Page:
Shopper confidence in the UK has risen to its highest level for five years, new research from IGD has found, as lockdown measures ease and a vaccination rollout gains pace.
According to IGD's ShopperVista research, consumers are putting increased focus on quality and 'trading up', driven largely by higher-income households, although the market has seen some polarisation, driven by a K-shaped recovery.
Confidence has risen the most among younger shoppers, the study found, with high confidence also reported among female shoppers and those living in Scotland and London.
“Shoppers appear to be approaching the summer in a more positive mindset," said Simon Wainwright, director of global insight at IGD.
"This optimistic sentiment should provide plenty of opportunity for both retail and foodservice as restrictions begin to lift and shoppers are able to socialise. Retailers should focus on capturing the additional spend that higher income shoppers are diverting to ‘trading-up’."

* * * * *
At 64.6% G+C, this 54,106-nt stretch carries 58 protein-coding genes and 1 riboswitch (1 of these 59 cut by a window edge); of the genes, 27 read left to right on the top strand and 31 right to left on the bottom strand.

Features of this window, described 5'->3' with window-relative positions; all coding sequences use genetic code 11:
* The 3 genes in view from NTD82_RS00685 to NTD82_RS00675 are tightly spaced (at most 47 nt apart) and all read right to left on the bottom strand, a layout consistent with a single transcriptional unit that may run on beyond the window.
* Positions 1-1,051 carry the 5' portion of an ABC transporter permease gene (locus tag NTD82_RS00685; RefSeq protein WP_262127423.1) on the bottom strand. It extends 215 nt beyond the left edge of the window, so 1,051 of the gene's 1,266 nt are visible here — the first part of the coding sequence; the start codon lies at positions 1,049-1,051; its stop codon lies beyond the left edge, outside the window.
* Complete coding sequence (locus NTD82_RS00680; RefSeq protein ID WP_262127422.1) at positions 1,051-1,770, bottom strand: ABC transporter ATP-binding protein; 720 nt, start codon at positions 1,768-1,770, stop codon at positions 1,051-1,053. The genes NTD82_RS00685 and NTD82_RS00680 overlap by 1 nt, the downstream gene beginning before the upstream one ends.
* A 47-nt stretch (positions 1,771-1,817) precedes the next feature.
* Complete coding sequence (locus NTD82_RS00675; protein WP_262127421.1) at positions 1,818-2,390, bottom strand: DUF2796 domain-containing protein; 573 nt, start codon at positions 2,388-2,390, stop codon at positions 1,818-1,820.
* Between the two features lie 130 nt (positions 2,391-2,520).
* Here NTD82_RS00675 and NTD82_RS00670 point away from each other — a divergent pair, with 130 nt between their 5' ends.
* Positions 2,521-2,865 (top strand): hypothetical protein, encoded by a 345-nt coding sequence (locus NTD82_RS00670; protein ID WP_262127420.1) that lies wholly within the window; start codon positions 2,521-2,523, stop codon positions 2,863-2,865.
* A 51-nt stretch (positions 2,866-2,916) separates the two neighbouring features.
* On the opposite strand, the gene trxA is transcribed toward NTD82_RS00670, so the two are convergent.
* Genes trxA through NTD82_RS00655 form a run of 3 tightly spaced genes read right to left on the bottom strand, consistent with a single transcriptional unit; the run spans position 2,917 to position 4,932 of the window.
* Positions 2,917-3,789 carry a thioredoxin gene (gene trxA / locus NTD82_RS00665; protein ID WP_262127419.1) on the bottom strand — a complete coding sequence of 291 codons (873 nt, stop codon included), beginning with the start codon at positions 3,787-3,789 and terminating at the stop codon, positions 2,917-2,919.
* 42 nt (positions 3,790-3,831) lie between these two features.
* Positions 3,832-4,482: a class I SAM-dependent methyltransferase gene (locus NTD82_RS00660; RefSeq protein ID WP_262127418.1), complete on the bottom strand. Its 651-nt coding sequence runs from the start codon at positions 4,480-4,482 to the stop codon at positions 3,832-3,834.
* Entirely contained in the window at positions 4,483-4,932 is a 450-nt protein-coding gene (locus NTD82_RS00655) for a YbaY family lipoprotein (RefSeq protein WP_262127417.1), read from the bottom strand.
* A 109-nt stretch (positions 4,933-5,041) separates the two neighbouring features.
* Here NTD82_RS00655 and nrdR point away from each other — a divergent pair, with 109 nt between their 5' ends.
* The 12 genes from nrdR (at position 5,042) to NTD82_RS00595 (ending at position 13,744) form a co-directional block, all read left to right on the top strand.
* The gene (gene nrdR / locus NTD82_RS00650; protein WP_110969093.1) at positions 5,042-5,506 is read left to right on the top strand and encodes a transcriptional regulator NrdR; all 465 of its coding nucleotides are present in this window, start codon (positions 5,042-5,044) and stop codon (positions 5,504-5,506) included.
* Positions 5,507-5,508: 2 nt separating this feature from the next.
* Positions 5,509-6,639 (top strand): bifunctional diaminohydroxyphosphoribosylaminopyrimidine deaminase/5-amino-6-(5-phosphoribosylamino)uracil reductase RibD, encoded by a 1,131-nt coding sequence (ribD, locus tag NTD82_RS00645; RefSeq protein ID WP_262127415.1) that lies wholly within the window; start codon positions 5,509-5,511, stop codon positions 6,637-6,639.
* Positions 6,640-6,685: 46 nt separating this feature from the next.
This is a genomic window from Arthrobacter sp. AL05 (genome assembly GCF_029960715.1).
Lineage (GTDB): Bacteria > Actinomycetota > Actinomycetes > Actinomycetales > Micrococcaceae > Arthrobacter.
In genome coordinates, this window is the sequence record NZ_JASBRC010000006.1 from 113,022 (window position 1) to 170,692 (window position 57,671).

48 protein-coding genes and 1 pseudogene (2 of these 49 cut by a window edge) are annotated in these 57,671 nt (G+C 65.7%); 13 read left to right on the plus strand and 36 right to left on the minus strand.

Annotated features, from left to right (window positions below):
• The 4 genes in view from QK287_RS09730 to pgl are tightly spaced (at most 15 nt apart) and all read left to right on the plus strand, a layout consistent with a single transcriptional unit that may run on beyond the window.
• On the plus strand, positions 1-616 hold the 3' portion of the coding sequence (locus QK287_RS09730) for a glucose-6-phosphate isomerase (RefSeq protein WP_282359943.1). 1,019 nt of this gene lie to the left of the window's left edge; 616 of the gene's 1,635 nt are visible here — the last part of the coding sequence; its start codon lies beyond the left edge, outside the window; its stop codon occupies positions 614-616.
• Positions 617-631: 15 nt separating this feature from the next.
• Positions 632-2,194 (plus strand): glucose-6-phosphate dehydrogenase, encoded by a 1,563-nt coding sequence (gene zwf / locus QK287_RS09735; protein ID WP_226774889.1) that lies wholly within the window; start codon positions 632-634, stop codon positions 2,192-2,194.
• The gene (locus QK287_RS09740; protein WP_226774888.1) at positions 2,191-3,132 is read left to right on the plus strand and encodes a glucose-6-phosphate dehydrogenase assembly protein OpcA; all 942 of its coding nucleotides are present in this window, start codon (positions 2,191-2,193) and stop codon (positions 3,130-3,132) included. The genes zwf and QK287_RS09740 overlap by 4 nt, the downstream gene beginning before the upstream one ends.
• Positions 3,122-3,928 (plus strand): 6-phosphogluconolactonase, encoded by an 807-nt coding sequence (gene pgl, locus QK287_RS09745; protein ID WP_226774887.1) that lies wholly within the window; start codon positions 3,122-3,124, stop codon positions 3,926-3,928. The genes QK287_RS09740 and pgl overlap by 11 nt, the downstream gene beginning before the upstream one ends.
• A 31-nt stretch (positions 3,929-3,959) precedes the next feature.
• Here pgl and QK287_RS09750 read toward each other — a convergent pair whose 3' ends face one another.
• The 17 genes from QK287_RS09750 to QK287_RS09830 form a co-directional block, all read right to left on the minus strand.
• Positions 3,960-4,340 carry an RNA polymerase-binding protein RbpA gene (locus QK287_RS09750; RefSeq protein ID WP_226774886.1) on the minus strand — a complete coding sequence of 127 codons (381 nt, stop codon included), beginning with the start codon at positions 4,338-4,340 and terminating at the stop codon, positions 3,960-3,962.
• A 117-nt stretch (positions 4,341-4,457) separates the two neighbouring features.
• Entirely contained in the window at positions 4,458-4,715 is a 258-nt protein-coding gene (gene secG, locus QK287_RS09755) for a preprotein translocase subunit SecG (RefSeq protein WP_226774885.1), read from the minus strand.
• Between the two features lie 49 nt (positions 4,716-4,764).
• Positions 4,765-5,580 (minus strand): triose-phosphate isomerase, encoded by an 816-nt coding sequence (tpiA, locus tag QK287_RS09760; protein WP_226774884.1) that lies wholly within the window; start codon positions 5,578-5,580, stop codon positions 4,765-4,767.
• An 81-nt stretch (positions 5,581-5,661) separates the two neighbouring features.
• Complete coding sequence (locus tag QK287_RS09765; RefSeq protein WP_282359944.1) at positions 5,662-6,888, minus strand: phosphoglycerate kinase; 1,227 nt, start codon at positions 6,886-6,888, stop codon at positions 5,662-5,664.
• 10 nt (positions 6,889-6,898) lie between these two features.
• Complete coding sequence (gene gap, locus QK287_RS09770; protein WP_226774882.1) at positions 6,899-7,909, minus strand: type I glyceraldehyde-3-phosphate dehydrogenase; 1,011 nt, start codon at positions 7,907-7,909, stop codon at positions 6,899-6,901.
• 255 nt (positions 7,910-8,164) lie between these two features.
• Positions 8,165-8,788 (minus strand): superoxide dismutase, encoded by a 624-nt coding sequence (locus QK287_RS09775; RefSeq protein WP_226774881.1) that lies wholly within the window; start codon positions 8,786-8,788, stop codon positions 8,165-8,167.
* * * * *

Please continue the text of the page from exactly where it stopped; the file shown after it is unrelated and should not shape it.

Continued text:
The data, for April 2021, found that shopper confidence rose to -1, the highest level since August 2016. That compares to a confidence level of -11 in March 2020, at the start of the pandemic.
The confidence level even increased to +1 at the end of the month, following the easing of restrictions and opening of non-essential retail outlets.
In addition just 23% of shoppers expect to be 'worse off' in the year ahead, which is the lowest level recorded since 2012, while 74% expect food prices to increase in the coming year (the lowest level since April 2018).
“Many shoppers are choosing food for occasions that requires minimal preparation, enabling them to maximise the social time that they’ve missed out on," said Wainwright. "Ready-to-eat snacks, meal deals and meal kits are likely to be a popular choice among more shoppers this summer.
“It’s important to remember that despite the optimism, confidence is still fragile; shoppers are very aware of the unstable situation, particularly among lower income households whose income and employment prospects have been negatively impacted by the pandemic.”